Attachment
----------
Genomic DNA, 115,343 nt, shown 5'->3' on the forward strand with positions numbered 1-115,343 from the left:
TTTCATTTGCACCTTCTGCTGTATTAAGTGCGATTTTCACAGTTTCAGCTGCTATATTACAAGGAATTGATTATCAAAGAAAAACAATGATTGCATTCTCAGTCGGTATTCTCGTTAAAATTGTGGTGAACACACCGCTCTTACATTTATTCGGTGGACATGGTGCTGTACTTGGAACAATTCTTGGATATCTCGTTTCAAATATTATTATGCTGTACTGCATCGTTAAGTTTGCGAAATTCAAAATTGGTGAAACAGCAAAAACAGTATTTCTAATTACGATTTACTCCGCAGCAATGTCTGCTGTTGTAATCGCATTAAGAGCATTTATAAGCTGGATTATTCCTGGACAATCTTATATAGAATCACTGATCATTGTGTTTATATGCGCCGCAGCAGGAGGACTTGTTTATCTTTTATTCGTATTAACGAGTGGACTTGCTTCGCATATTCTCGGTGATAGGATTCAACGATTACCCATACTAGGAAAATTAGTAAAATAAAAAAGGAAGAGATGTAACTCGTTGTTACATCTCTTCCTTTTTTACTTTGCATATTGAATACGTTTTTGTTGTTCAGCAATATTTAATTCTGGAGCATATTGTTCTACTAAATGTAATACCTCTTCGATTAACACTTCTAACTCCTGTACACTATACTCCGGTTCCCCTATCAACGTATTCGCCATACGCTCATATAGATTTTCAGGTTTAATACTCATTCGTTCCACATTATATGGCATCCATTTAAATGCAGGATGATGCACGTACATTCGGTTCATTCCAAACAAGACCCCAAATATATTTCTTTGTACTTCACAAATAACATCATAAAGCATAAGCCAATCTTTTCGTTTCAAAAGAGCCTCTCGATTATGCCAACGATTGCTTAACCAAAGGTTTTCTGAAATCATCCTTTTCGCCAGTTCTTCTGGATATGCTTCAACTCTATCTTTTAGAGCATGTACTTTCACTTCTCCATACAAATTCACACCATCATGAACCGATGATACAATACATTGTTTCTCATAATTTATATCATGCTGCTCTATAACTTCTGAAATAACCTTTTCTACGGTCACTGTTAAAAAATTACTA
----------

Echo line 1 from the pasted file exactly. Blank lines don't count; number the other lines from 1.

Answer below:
Genomic DNA, 115,343 nt, shown 5'->3' on the forward strand with positions numbered 1-115,343 from the left: